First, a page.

Yi Xie is from Guangzhou, China. In 2017, he graduated from International Center of Photography. Recently, he received his BA in photography from Bard College. He will be returning to China to work as a teacher while pursuing his personal projects. His work deals with themes of belonging, tradition, and urbanization. As the work is both an intimate meditation and a documentation, it blurs the boundary between the personal and the collective.
Like many Chinese kids of my generation, I grew up in a Xiao Qu (小区), literally “micro-district”. Modeled on residential complexes of the Soviet Union, the Xiao Qu is a gated-community, usually enclosed by walls and natural obstacles. As the country’s economy began to open up for more commercial real estate developers, micro-districts mushroomed. These “urban villages” provided housing and living facilities such as hospitals, schools, and supermarkets. Moreover, man-made sceneries are often implanted in order to make the Xiao Qu a more aesthetically pleasing and comfortable place to live in. Today, the Xiao Qu has become the epitome of the contemporary, middle-class Chinese life.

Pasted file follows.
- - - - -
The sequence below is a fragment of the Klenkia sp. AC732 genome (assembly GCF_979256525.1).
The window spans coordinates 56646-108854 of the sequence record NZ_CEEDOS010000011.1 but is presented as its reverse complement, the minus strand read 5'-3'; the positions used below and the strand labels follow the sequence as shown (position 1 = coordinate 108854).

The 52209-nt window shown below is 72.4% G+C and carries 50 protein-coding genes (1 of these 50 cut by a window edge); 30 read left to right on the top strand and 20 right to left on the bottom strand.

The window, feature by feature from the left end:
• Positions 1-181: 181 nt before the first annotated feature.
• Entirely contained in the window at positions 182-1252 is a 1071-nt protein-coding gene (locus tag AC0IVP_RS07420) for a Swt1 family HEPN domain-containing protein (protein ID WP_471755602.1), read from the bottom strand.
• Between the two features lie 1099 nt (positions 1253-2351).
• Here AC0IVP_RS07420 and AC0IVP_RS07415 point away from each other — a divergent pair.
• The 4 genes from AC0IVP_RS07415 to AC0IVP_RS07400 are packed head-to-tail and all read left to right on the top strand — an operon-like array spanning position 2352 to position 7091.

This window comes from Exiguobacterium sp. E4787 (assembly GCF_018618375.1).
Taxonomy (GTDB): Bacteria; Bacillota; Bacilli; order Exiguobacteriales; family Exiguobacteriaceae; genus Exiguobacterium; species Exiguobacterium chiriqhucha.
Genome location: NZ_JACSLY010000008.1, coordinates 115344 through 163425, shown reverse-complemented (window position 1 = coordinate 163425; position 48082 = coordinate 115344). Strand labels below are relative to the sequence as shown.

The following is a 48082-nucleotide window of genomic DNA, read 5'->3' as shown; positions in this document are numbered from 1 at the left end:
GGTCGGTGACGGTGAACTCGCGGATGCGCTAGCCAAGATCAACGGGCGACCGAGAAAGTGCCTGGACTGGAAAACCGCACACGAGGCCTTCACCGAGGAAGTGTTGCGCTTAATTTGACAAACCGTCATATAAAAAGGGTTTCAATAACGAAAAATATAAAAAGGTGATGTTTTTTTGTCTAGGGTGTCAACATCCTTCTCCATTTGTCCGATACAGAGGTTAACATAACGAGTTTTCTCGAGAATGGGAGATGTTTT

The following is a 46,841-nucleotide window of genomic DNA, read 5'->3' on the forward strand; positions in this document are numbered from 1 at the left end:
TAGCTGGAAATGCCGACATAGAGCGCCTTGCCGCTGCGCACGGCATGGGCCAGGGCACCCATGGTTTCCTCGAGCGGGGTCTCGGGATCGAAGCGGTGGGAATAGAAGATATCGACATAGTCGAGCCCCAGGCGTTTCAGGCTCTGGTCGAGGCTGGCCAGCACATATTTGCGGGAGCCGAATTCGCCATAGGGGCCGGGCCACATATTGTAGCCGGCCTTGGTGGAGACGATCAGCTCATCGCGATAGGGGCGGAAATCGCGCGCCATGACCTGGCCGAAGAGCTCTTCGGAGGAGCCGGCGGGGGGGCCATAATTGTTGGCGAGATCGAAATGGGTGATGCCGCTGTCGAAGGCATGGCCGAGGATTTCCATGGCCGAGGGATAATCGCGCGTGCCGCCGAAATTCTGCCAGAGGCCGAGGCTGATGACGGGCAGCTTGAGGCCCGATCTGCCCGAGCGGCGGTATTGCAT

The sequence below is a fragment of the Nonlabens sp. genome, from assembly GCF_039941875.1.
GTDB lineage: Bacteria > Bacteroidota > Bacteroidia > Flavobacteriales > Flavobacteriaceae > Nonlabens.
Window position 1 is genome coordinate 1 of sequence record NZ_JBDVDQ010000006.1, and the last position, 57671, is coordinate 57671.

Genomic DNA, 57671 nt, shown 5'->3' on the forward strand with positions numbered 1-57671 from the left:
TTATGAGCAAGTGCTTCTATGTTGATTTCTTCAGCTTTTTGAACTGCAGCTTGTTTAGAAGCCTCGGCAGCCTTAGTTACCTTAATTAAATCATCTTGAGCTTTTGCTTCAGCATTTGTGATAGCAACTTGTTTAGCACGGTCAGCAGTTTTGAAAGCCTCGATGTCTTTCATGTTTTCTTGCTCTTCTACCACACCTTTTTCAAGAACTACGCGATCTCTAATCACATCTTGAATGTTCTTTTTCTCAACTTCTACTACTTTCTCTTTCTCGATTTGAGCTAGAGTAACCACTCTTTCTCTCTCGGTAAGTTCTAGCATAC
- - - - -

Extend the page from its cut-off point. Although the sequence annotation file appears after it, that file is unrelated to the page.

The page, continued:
When I began this project, I wanted to portray the Xiao Qu simply as absurd and odd. However, I quickly realized that there are more layers to the micro-district than artificiality and strangeness. This work became a rediscovery of the place I once called home. To me, the Xiao Qu is a product of contemporary China, a nation undergoing dramatic change, while being disconnected from (sometimes violently rejected of) its past. However, despite of the rapid transformation, life in the Xiao Qu seems to carry on with its mundane daily rhythm, like an unbreakable spell.
What drives me is continue this work is no longer cynicism but a curiosity about the meaning of home and belonging.
To view more of Yi Xie’s work please visit his website.